What size engine


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New member
Feb 20, 2023
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Nova Scotia
Could someone help with some advise on what size outboard would probably the best.
I have just purchased my first 12 aluminium v hull boat an older Princecraft Springbock.
I was thinking along the lines of 2.5hp/3.5hp or 4hp Mercury/ Tohatsu.
Is the extra money for the 4hp with it's reverse gear and extra hp be worth it, and would the 1.5/0.5hp be noticeable.
Not sure, but more HP is typically better than not. Also buy the Tohatsu if a Dealer is near you, as they make all the small outboards for Mercury.

Or check the schematics online at marineengine.com and see if there is a “restrictor plate” put in behind the carb to the throttle body. If so remove it and if the block on the 2.5 is the same size as that on the 3.5, removing it from the 2.5 would turn your motor into a 3.5hp.

FWIW I just went looking on that site and compared the Mercury 2.5 and 3.5hp 4-stroke carbureted model schematics. They both use the same carburetor, the same main nozzle, and the same gaskets going to the intake manifold.

Usually that is where they put a restriction, or restrictor plate, with the intent that ‘less air = less horsepower’. I can’t see what they doing for the difference between the two models in regards to horsepower … but it is very common on small OBs that the “smaller one of the same block size”, etc. is de-tuned.
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Thanks Dale for the reply, I 100% agree more is better so it is betwwen the 3.5 and 4hp. Now would I notice it between the 3.5 & 4hp, probably not.
I am looking for a new engine so I will want to keep the warranty in tacked so no messing with the carb etc.
The only thing then is would I use the reverse on the 4hp often and would it be worth the extra $
I vote yes for reverse.

My boating is to support my fishing habit. I get into some tight spots back in the coves and inlets on the lakes I fish. Also, when I'm out in more open water, I'll often position the boat using reverse. I'll also fine tune the position coming into the dock by shifting in and out of (forward/reverse). That's particularly important when it's windy. I can shift as needed without looking back at the motor, and without having to contort myself around to spin the motor 180 degrees. There are times when I need to back-troll, though admittedly, that's not my favorite thing to do.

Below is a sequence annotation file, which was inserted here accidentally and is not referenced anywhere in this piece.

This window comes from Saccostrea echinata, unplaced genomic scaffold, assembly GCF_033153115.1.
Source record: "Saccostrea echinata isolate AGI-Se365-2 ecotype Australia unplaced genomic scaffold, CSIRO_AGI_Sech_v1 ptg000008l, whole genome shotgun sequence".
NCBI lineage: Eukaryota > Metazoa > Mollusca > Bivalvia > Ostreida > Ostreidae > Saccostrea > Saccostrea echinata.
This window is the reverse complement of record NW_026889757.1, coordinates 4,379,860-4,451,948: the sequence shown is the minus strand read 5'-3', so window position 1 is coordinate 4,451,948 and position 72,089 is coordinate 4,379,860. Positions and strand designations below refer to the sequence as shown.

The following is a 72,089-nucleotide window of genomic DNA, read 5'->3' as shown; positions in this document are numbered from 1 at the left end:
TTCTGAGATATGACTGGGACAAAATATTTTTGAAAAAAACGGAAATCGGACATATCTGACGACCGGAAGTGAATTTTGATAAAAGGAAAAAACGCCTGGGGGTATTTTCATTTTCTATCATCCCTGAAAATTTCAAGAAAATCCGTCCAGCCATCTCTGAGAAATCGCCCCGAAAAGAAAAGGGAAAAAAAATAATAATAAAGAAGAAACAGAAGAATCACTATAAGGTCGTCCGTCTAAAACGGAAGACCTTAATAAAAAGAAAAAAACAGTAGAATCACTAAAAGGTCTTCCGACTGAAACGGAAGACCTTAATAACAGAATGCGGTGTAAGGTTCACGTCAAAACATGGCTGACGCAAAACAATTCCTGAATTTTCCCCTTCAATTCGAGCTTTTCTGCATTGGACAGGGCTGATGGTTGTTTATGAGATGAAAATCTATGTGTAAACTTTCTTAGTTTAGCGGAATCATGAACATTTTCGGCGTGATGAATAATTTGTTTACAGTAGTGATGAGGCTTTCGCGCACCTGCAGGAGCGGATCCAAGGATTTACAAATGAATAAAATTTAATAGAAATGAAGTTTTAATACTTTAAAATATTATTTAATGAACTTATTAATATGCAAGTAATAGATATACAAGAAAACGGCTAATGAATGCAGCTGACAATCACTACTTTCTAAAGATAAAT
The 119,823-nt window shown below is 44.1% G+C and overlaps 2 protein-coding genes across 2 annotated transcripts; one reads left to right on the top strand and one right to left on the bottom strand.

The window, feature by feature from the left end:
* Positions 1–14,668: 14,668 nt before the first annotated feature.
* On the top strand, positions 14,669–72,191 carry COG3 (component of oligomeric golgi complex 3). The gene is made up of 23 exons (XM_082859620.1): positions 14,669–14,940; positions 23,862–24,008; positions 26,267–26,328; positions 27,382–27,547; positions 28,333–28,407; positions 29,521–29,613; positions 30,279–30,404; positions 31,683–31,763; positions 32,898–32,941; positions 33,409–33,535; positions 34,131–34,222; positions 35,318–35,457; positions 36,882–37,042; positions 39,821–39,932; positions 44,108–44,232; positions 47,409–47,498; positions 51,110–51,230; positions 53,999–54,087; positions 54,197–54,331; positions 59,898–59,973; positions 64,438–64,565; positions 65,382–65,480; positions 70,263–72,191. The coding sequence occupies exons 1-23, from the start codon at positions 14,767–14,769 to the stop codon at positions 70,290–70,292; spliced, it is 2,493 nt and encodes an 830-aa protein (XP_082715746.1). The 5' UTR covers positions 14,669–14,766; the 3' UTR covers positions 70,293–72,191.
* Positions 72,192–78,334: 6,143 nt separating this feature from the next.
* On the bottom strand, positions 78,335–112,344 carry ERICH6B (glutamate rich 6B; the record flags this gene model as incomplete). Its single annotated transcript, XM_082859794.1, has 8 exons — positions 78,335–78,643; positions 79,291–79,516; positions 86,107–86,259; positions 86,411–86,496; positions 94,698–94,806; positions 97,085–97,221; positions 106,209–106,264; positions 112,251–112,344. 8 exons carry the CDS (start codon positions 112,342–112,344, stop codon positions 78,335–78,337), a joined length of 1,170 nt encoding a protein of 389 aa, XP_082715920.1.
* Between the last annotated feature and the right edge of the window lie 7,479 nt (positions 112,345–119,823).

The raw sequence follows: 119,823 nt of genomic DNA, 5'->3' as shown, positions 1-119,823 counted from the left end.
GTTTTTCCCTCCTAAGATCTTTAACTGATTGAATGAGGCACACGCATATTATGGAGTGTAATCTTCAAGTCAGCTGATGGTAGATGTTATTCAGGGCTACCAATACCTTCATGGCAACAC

I know you can use the 360 degree steering feature on the 3.5 to reverse course. But it would be very awkward to me to have to spin that motor to reverse the thrust.

Now...how much is that ability worth? A quick look at online outboards shows the price difference is about $250-$350 dollars. I think I'd spend the Benjies and get reverse. But that's just me. Thanks for allowing me to help spend your money. :LOL:
Thanks Ray.
Its good to hear peoples experiences and some of the instances you mention I would never thourgt I would need revers for and I did think it would be a little awkward with the 360 steering.
To tell the truth, I'm also a fan of a little bit bigger motor. The downside to a motor 8hp and larger is that a fuel tank would be required and that takes up more precious space in a small boat. The cost/benefit calculation becomes more complex.
I've got a 4hp an 8 hp and a 9.9 4 stroke and I never use the 4 or the 8 always the 9.9 even when portaging into other lakes 2 people and gear and anything under 8hp just too slow for me. The 4 and the 8 are 2 stroke by the way.i use my 8hp on my canoe lol thing hauls butt!
I had a little 5 Hp mercury, and it was a sweet little motor with built in fuel tank. Purred like a kitten.

But once I went up to a 9.9, I can't believe how much more useful time I got on the water, not slowly crawling from spot to spot. Having a 2nd person on the boat wasn't a big deal, whereas the 5 HP would really bog down.

IF you have any friends with small motors you can try, you should before pulling the trigger.
I ran a 3.3 2 stroke mercury on a 1236 Jon and loved that combo. Would go about 11mph. No complaints here. Added transom wheels so I could put it on a small utility trailer and just wheel it about like a kayak.

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